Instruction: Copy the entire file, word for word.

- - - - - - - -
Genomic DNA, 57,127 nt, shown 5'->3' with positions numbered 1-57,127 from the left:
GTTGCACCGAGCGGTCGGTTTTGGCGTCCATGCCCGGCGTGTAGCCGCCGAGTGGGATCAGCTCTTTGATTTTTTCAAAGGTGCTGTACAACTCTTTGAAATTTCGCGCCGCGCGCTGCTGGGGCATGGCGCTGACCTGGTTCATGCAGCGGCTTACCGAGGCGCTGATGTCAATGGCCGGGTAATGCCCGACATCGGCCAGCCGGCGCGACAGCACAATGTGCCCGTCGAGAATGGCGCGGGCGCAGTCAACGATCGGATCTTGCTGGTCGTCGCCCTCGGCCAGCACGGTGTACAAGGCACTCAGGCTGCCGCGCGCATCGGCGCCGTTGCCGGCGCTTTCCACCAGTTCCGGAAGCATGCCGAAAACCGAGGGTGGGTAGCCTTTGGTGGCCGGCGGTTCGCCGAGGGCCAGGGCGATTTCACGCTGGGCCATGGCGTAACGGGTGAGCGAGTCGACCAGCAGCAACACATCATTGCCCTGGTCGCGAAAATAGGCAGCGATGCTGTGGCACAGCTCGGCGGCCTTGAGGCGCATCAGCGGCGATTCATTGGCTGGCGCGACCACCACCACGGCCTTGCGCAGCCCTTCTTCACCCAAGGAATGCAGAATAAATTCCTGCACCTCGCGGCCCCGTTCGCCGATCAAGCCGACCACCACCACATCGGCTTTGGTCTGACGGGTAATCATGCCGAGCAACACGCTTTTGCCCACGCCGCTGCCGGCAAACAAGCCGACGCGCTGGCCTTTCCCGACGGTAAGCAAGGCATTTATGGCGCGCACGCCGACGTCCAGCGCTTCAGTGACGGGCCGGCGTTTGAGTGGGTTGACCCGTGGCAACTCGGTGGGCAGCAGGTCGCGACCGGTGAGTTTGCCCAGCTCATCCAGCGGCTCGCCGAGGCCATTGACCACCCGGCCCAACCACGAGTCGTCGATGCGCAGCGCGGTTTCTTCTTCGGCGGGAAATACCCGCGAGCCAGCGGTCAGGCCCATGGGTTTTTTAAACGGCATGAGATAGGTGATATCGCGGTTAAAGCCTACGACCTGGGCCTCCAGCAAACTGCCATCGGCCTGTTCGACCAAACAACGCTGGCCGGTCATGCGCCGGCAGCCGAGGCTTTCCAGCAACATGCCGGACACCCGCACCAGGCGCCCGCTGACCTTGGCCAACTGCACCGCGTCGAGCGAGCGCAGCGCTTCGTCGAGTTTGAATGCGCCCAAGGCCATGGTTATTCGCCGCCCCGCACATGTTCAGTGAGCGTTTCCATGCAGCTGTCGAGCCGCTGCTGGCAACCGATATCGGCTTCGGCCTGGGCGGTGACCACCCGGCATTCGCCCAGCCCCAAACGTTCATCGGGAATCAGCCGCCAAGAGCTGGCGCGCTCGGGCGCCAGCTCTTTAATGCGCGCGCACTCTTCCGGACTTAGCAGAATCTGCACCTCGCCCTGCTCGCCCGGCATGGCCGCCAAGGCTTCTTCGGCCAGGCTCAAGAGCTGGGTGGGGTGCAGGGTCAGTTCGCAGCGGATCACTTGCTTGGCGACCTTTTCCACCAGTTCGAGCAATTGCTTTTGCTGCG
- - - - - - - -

Genomic DNA, 57,127 nt, shown 5'->3' with positions numbered 1-57,127 from the left:
GTTGCACCGAGCGGTCGGTTTTGGCGTCCATGCCCGGCGTGTAGCCGCCGAGTGGGATCAGCTCTTTGATTTTTTCAAAGGTGCTGTACAACTCTTTGAAATTTCGCGCCGCGCGCTGCTGGGGCATGGCGCTGACCTGGTTCATGCAGCGGCTTACCGAGGCGCTGATGTCAATGGCCGGGTAATGCCCGACATCGGCCAGCCGGCGCGACAGCACAATGTGCCCGTCGAGAATGGCGCGGGCGCAGTCAACGATCGGATCTTGCTGGTCGTCGCCCTCGGCCAGCACGGTGTACAAGGCACTCAGGCTGCCGCGCGCATCGGCGCCGTTGCCGGCGCTTTCCACCAGTTCCGGAAGCATGCCGAAAACCGAGGGTGGGTAGCCTTTGGTGGCCGGCGGTTCGCCGAGGGCCAGGGCGATTTCACGCTGGGCCATGGCGTAACGGGTGAGCGAGTCGACCAGCAGCAACACATCATTGCCCTGGTCGCGAAAATAGGCAGCGATGCTGTGGCACAGCTCGGCGGCCTTGAGGCGCATCAGCGGCGATTCATTGGCTGGCGCGACCACCACCACGGCCTTGCGCAGCCCTTCTTCACCCAAGGAATGCAGAATAAATTCCTGCACCTCGCGGCCCCGTTCGCCGATCAAGCCGACCACCACCACATCGGCTTTGGTCTGACGGGTAATCATGCCGAGCAACACGCTTTTGCCCACGCCGCTGCCGGCAAACAAGCCGACGCGCTGGCCTTTCCCGACGGTAAGCAAGGCATTTATGGCGCGCACGCCGACGTCCAGCGCTTCAGTGACGGGCCGGCGTTTGAGTGGGTTGACCCGTGGCAACTCGGTGGGCAGCAGGTCGCGACCGGTGAGTTTGCCCAGCTCATCCAGCGGCTCGCCGAGGCCATTGACCACCCGGCCCAACCACGAGTCGTCGATGCGCAGCGCGGTTTCTTCTTCGGCGGGAAATACCCGCGAGCCAGCGGTCAGGCCCATGGGTTTTTTAAACGGCATGAGATAGGTGATATCGCGGTTAAAGCCTACGACCTGGGCCTCCAGCAAACTGCCATCGGCCTGTTCGACCAAACAACGCTGGCCGGTCATGCGCCGGCAGCCGAGGCTTTCCAGCAACATGCCGGACACCCGCACCAGGCGCCCGCTGACCTTGGCCAACTGCACCGCGTCGAGCGAGCGCAGCGCTTCGTCGAGTTTGAATGCGCCCAAGGCCATGGTTATTCGCCGCCCCGCACATGTTCAGTGAGCGTTTCCATGCAGCTGTCGAGCCGCTGCTGGCAACCGATATCGGCTTCGGCCTGGGCGGTGACCACCCGGCATTCGCCCAGCCCCAAACGTTCATCGGGAATCAGCCGCCAAGAGCTGGCGCGCTCGGGCGCCAGCTCTTTAATGCGCGCGCACTCTTCCGGACTTAGCAGAATCTGCACCTCGCCCTGCTCGCCCGGCATGGCCGCCAAGGCTTCTTCGGCCAGGCTCAAGAGCTGGGTGGGGTGCAGGGTCAGTTCGCAGCGGATCACTTGCTTGGCGACCTTTTCCACCAGTTCGAGCAATTGCTTTTGCTGCG